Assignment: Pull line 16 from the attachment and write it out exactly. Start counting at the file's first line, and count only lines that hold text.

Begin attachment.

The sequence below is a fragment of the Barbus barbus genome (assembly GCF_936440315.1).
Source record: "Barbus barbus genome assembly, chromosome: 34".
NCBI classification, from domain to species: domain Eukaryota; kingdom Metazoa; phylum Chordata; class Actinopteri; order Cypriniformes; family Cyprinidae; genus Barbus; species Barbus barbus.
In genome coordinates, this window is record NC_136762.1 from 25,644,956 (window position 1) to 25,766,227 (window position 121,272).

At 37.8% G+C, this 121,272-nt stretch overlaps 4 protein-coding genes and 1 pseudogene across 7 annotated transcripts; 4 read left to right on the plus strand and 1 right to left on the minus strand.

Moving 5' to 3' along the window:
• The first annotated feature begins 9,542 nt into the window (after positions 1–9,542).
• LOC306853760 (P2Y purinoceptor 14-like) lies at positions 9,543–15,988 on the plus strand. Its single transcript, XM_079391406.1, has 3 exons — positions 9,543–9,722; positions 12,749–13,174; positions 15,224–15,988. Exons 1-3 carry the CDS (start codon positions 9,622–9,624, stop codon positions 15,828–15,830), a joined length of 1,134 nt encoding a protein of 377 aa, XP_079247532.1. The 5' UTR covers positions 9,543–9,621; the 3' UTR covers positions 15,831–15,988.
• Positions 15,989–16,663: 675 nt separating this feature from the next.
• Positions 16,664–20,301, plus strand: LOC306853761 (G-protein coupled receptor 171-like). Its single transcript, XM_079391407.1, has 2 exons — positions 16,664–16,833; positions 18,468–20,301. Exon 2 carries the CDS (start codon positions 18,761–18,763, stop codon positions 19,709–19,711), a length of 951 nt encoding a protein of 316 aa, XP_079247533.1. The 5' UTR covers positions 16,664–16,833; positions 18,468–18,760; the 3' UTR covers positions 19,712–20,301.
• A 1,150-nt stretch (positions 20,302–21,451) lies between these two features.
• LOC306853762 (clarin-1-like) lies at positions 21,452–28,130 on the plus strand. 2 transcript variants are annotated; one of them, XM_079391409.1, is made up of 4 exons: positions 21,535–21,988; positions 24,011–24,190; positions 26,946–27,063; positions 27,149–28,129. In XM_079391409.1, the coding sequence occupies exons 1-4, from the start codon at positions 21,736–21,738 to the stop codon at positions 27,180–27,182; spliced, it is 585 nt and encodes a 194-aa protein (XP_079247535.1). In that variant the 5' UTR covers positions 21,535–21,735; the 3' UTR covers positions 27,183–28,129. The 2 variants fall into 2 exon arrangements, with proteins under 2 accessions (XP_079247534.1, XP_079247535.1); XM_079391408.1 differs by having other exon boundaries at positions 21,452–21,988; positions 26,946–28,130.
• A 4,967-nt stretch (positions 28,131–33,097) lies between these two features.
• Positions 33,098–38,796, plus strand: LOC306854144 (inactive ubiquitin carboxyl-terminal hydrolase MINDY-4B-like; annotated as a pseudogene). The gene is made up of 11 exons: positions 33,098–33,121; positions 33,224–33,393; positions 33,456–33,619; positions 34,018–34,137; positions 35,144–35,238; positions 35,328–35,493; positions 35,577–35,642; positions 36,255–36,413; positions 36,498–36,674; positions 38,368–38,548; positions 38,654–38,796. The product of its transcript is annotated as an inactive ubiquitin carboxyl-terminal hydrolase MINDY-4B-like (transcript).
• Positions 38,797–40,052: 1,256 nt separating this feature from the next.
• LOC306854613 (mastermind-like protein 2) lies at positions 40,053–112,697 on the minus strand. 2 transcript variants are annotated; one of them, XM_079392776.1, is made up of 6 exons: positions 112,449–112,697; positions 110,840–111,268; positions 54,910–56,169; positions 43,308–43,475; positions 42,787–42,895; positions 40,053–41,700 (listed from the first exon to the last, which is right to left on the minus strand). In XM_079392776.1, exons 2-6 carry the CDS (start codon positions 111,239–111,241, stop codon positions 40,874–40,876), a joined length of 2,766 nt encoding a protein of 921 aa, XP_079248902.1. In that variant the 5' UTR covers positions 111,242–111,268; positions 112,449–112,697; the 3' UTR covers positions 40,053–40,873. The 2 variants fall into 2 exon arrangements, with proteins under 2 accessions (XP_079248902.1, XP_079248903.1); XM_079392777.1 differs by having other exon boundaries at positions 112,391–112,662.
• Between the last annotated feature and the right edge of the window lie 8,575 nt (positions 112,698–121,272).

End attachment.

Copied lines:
• LOC306854613 (mastermind-like protein 2) lies at positions 40,053–112,697 on the minus strand. 2 transcript variants are annotated; one of them, XM_079392776.1, is made up of 6 exons: positions 112,449–112,697; positions 110,840–111,268; positions 54,910–56,169; positions 43,308–43,475; positions 42,787–42,895; positions 40,053–41,700 (listed from the first exon to the last, which is right to left on the minus strand). In XM_079392776.1, exons 2-6 carry the CDS (start codon positions 111,239–111,241, stop codon positions 40,874–40,876), a joined length of 2,766 nt encoding a protein of 921 aa, XP_079248902.1. In that variant the 5' UTR covers positions 111,242–111,268; positions 112,449–112,697; the 3' UTR covers positions 40,053–40,873. The 2 variants fall into 2 exon arrangements, with proteins under 2 accessions (XP_079248902.1, XP_079248903.1); XM_079392777.1 differs by having other exon boundaries at positions 112,391–112,662.